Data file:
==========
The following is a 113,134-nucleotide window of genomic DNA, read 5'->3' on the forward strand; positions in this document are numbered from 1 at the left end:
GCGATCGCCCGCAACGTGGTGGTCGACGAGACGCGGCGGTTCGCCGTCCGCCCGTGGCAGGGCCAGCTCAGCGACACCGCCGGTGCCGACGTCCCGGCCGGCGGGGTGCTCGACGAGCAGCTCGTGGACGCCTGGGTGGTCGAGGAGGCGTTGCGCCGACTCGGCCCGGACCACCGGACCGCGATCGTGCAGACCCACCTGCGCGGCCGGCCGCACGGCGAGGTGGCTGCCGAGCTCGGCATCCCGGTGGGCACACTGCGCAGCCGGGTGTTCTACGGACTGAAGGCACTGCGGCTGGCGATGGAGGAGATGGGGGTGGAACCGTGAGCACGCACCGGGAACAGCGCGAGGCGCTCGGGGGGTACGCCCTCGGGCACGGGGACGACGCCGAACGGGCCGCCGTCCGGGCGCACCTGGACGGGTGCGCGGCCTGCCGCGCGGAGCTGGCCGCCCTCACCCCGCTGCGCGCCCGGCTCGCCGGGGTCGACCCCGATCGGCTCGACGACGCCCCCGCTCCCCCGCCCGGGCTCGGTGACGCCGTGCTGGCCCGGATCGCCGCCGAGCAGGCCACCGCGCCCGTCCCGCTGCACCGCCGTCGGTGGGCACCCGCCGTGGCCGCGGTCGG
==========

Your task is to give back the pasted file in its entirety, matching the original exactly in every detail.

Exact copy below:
The following is a 113,134-nucleotide window of genomic DNA, read 5'->3' on the forward strand; positions in this document are numbered from 1 at the left end:
GCGATCGCCCGCAACGTGGTGGTCGACGAGACGCGGCGGTTCGCCGTCCGCCCGTGGCAGGGCCAGCTCAGCGACACCGCCGGTGCCGACGTCCCGGCCGGCGGGGTGCTCGACGAGCAGCTCGTGGACGCCTGGGTGGTCGAGGAGGCGTTGCGCCGACTCGGCCCGGACCACCGGACCGCGATCGTGCAGACCCACCTGCGCGGCCGGCCGCACGGCGAGGTGGCTGCCGAGCTCGGCATCCCGGTGGGCACACTGCGCAGCCGGGTGTTCTACGGACTGAAGGCACTGCGGCTGGCGATGGAGGAGATGGGGGTGGAACCGTGAGCACGCACCGGGAACAGCGCGAGGCGCTCGGGGGGTACGCCCTCGGGCACGGGGACGACGCCGAACGGGCCGCCGTCCGGGCGCACCTGGACGGGTGCGCGGCCTGCCGCGCGGAGCTGGCCGCCCTCACCCCGCTGCGCGCCCGGCTCGCCGGGGTCGACCCCGATCGGCTCGACGACGCCCCCGCTCCCCCGCCCGGGCTCGGTGACGCCGTGCTGGCCCGGATCGCCGCCGAGCAGGCCACCGCGCCCGTCCCGCTGCACCGCCGTCGGTGGGCACCCGCCGTGGCCGCGGTCGG